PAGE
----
Who Should Contribute to a 401(K)?
Wondering “Is a 401(k) right for me”? The simple answer is that it’s a great retirement option for almost everyone, including those in need of debt relief or credit repair.
For some of us, retirement seems a very long way off. But with people living longer and Social Security’s future in question, you may need to save more than you realize. And the earlier you start investing, the more time your investments have to grow.
A 401(k) plan is one of the most popular ways to save for retirement. You should consider contributing to one even if you’re looking at debt relief options or need to pay off credit cards.
Sponsored by your employer, a 401(k) lets you invest a percentage of your paycheck (you decide how much, currently up to $18,500/year if you’re under 50). The money you invest isn’t subject to income tax right away, so every dollar you contribute lowers your tax bill that year. Think of your contributions as saving and investing some of your income that would otherwise be earmarked for taxes.
Any earnings you make on the money held in a 401(k) grows tax-deferred. This means those earnings are not taxed until you withdraw them. Meanwhile, tax-deferred growth gives you the opportunity to build substantial retirement funds over the long term (depending upon how your investments perform).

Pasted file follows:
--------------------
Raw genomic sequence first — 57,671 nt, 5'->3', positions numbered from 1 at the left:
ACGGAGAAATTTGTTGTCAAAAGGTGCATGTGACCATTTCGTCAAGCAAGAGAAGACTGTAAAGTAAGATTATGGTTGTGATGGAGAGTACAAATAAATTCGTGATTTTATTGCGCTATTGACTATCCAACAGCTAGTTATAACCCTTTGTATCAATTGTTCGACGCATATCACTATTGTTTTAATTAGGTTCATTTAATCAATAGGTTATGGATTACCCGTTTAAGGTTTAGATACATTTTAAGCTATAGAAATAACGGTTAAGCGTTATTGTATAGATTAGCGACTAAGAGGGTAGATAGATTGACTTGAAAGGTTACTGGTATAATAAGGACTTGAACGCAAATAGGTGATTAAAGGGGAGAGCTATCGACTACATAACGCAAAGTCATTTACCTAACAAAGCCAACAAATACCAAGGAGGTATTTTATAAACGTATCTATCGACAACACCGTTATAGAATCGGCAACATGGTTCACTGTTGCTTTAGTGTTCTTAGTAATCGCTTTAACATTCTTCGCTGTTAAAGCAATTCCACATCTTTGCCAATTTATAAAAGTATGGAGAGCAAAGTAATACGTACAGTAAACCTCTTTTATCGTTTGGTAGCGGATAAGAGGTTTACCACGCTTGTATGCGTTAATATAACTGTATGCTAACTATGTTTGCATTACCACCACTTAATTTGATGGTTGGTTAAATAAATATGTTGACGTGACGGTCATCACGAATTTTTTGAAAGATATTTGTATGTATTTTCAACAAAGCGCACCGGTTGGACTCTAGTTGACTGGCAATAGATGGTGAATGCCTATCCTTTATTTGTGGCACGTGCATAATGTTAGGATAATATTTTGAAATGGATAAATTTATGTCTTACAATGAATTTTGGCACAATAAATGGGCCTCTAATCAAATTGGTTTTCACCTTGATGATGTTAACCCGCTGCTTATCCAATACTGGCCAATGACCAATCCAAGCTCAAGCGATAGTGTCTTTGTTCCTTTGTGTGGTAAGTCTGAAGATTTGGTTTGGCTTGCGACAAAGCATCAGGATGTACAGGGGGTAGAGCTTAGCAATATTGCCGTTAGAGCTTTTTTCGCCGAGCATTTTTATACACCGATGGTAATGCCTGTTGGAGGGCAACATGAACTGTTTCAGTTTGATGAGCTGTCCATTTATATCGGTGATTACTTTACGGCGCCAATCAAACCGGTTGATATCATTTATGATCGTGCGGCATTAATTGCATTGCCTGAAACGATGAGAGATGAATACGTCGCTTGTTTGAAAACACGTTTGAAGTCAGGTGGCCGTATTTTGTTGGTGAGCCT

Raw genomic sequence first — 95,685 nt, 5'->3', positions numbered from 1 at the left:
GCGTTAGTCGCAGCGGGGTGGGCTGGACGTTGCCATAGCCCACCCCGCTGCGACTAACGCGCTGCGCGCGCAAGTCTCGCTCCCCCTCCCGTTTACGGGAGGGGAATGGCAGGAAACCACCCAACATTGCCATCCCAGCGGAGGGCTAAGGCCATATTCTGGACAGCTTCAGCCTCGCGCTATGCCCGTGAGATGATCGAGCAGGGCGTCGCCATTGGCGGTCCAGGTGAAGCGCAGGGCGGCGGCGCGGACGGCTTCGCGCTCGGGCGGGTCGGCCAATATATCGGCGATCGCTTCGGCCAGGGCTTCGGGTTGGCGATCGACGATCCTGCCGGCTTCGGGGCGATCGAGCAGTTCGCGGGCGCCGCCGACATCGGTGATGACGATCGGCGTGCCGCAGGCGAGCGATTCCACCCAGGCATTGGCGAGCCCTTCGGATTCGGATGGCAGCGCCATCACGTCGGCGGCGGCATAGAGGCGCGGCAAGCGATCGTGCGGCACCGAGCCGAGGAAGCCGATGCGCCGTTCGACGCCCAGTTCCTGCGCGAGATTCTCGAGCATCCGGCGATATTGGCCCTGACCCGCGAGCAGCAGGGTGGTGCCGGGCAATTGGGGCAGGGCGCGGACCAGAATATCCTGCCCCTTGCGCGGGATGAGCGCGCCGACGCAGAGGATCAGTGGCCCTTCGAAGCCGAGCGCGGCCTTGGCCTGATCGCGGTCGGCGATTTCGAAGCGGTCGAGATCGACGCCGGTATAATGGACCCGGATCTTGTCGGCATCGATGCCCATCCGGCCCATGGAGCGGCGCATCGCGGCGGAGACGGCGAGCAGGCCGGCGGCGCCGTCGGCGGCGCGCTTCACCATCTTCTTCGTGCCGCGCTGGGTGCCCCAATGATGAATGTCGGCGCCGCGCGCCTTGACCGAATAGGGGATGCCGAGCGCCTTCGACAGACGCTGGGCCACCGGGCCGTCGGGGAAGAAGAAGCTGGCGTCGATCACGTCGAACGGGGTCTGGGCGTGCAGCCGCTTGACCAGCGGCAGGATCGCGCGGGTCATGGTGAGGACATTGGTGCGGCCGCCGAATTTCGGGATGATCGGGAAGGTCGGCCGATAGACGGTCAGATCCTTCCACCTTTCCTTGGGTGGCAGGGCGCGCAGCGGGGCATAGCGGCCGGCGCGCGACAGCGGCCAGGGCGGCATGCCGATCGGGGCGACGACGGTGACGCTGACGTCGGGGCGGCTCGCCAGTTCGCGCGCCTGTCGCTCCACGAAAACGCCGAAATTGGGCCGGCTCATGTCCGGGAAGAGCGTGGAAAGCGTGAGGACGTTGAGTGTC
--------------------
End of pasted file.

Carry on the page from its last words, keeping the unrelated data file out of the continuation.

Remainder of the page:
When you actually withdraw money in retirement, that is when you will pay the income tax. The hope is that you’ll be in a lower tax bracket then because you won’t be earning as much.
Should you need the money before retirement age, you can withdraw it but will need to pay the income taxes that year plus a penalty.
Your employer will offer an array of stocks, bonds, and other investment options in the 401(k) plan. Then you choose how to invest, based on your financial goals and future plans. As your goals and plans change, you can change your investment choices.
If your employer offers a 401(k) contribution match, you should (at the minimum) contribute enough to take advantage of the full match. It’s “free money” you are being offered as part of your overall benefits package. As an example, your company might match 50 cents per every dollar you contribute up to 6% of your total salary. So if you invest 6% of your salary, your employer would match 3%, meaning you’d end up with 9% of your salary in your account but only need to contribute 6%. The company may have a rule that, if you don’t stay with them for a determined number of years, you will forfeit some of the matching dollars.
Many 401(k) plans offer the ability to borrow against your vested balance. The interest you’re paying will go to your retirement account, instead of to a bank or other lender.
Remember, you’re never too young to get started saving for retirement and a 401(k) is one great vehicle to do it.
For more information about 401(k) plans, you can visit https://www.irs.gov/retirement-plans/401k-plans.
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